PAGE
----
I.B. Tauris (2018) h/b 296pp £75 (ISBN 9781788311540)

This is a fascinating book. Perhaps more fascinating for political scientists studying the rebirth of the American right than for students of Plato and Aristotle. Nonetheless it’s a first-class critique of how conservative thinkers in post-war America turned back to the ancient Greeks in their challenge to liberal relativism. It charts the right’s revival from the writings of Richard Weaver and Leo Strauss, through Eric Voegilin and Willmoore Kendall, through the neocons such as Irving Kristol and Robert Nisbet, Russell Kirk and Donald Kagan, and on to more familiar figures of our era: Allan Bloom, Charles Murray and Francis Fukuyama. 

And, with one exception, John Bloxham captures it all: the depth of their immersion in Plato and Aristotle; the Pythonesque division between East Coast Straussians and West Coast Straussians; the culture wars waged by Allan Bloom and William Bennett (Reagan’s Education Secretary); the tortuous justification for foreign policy interventions like Iraq; right up to Trump’s 2017 Warsaw speech and today’s looming tensions with China. 

In the late 1940s and 1950s the right in America was adrift looking for sheet anchors. 1948 saw the fifth Democratic presidential victory in a row. The spending and regulation of the huge state apparatus that had won the Second World War sent the leading lights back to their Greek texts. For Weaver it was Plato, in particular Timaeus and Phaedrus; for Strauss it was Xenophon, especially the Oeconomicus. They and their disciples searched for the antidote to moral relativism in traditional values, property rights, education and the role of elites.

Though Hayek’s Road to Serfdom and Popper’s The Open Society and its Enemies were influential, American Conservatives were as wary of true libertarians as they were of socialist perfectionists. What they revered was the ancient idea of natural right and a belief in eternal inherent human traits. They turned to the ancient philosophers to help refute modernists from Hobbes and Mill onwards, indeed all of them: ‘the eighteenth-century rationalists, the nineteenth-century positivists, and the twentieth-century ideologues’. By the 1960s Young Republicans could display that intellectual underpinning on their lapel badges: Don’t Immanentize the Eschaton. They were at the walls of Kennedy’s Camelot. By 1972 Strauss, Nisbet, Milton Friedman, even Gordon Brown’s favourite moralist Gertrude Himmelfarb, were signing the famous New York Times advert backing Nixon against McGovern. 

Despite Friedman they were never purist free marketeers: the 1970s neo-cons wanted instead to couple the power of state with the market economy to help ‘elevate’ society towards the stronger ties of family and religion. For their cultural wing, the challenge therefore was to restore western values: Bloom (The Closing of the American Mind 1987) and Bennett (Our Children, Our Country 1988) defended both moral absolutism and the superiority of western art and literature, even in the sensitive areas of race and colour.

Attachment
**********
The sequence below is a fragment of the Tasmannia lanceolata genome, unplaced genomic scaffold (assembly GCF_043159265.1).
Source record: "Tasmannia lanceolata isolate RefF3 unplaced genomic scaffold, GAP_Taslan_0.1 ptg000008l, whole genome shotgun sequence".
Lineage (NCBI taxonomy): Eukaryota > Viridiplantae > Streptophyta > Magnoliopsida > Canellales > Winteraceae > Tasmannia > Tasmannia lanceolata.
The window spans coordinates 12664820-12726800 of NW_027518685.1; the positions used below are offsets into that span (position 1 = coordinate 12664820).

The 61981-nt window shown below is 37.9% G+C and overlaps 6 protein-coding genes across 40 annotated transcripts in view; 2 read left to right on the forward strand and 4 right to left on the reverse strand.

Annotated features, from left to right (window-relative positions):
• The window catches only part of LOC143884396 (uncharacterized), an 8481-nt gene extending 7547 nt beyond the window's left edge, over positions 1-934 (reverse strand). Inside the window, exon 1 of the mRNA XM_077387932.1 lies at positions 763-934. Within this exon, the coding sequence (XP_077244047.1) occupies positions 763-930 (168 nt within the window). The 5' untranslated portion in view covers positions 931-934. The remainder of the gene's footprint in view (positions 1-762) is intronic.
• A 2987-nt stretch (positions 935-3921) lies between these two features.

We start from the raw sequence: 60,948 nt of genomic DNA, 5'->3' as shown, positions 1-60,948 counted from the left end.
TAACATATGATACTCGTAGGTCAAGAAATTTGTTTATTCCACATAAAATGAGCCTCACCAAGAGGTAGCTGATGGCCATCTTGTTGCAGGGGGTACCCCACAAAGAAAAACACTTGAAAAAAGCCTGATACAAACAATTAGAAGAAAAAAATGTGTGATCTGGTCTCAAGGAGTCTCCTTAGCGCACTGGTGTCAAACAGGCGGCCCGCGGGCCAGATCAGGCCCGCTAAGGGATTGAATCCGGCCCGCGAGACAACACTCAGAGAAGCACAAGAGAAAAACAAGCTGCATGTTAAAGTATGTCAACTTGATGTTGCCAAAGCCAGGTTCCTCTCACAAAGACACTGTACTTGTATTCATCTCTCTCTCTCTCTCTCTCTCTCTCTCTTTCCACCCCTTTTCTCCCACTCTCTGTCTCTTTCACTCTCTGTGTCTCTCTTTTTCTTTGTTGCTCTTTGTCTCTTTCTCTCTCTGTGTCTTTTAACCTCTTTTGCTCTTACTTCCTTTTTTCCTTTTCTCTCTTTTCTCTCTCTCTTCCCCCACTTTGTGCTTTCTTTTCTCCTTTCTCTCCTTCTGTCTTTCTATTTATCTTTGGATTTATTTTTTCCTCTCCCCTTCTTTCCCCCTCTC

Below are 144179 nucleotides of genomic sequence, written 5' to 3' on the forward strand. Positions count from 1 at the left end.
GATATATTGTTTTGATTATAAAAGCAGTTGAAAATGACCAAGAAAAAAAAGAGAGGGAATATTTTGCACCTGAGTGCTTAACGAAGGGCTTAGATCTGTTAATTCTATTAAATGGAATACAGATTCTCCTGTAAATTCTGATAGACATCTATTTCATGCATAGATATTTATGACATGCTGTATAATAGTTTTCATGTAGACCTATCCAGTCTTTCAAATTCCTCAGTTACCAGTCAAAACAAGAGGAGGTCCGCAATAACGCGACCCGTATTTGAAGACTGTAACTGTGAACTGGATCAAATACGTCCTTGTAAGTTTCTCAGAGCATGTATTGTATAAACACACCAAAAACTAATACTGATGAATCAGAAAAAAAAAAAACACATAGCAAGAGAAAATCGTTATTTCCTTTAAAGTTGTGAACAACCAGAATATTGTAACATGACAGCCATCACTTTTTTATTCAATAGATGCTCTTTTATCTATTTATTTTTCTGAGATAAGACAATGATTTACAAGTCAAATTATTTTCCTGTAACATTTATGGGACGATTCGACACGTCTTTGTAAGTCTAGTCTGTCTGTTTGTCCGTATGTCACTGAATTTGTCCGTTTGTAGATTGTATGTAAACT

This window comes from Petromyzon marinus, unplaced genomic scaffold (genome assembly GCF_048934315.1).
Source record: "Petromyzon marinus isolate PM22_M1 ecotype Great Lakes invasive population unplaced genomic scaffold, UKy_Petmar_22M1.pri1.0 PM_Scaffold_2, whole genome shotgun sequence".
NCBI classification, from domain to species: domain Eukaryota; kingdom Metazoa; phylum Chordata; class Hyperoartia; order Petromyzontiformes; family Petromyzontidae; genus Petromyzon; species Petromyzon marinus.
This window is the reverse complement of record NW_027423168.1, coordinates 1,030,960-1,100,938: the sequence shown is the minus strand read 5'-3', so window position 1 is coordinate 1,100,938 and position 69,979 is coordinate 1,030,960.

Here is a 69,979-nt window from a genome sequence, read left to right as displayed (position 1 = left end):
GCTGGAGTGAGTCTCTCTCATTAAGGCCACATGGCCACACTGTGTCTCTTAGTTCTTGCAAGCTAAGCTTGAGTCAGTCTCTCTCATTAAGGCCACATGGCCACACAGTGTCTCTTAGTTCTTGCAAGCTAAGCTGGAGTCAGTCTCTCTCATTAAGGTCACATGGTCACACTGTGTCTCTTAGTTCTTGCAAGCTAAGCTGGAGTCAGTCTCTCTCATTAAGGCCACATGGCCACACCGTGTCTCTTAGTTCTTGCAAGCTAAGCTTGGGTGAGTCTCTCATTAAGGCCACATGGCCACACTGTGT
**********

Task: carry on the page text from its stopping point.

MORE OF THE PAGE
It was a campaign that petered out. The left always had the commanding heights—the arts and their funding, most of the universities, the primacy of diversity. Reagan himself was not blind to social change; and the right went off into the more promising territory of tax cuts and stronger defence. 

Foreign policy proved the real test of American exceptionalism. Was America really going to be Rome in decline, losing its grip on whole regions of the globe? Or, having won its supremacy, was it not duty-bound to use its hegemony not just to protect the weak and itself but to advance its own democratic values, through regime change? The long-drawn out interventions in both Afghanistan and Iraq saw the neo-cons increasingly deploying the concept of a benevolent Athens against the rhetoric of Roman imperialism. Fukuyama famously concluded that even Islam would in the end have to capitulate to some form of liberal democracy. 

The winner in all this isn’t any of the ancient philosophers: it’s Thucydides. His Peloponnesian War became the bible: its muscular case for interventionism seeded the Bush doctrine, and reinforced the war hawks more concerned with the morality of ends rather than of means; its musings on the nature of power were pored over by the Sino-analysts; the speeches were read all over again by Trump men like Steve Bannon and Generals McMaster and Mattis, climaxing in a sub-Periclean passage in Trump’s Warsaw speech (2017): 

‘We write symphonies. We pursue innovation. We celebrate our ancient heroes, embrace our timeless traditions and customs, and always seek to explore and discover brand new frontiers. We reward brilliance. We strive for excellence, and cherish inspiring works of art that honour God. We treasure the rule of law…’.

The surprising gap in Bloxham’s otherwise comprehensive tour de force is Vietnam. It was that war that surely undermined the intellectual champions of Athens as well as those of Rome. Though later Conservatives claimed that afterwards the dominoes did not in fact fall—the rest of south east Asia stayed more or less democratic—the conduct of the war itself destroyed any claim to moral imperialism and its shadow hung over US foreign policy for a generation. 

That apart, there is much for all of us to learn from this book, not least in giving reception studies back their good name.

Sir Michael Fallon

Secretary of State for Defence 2014-17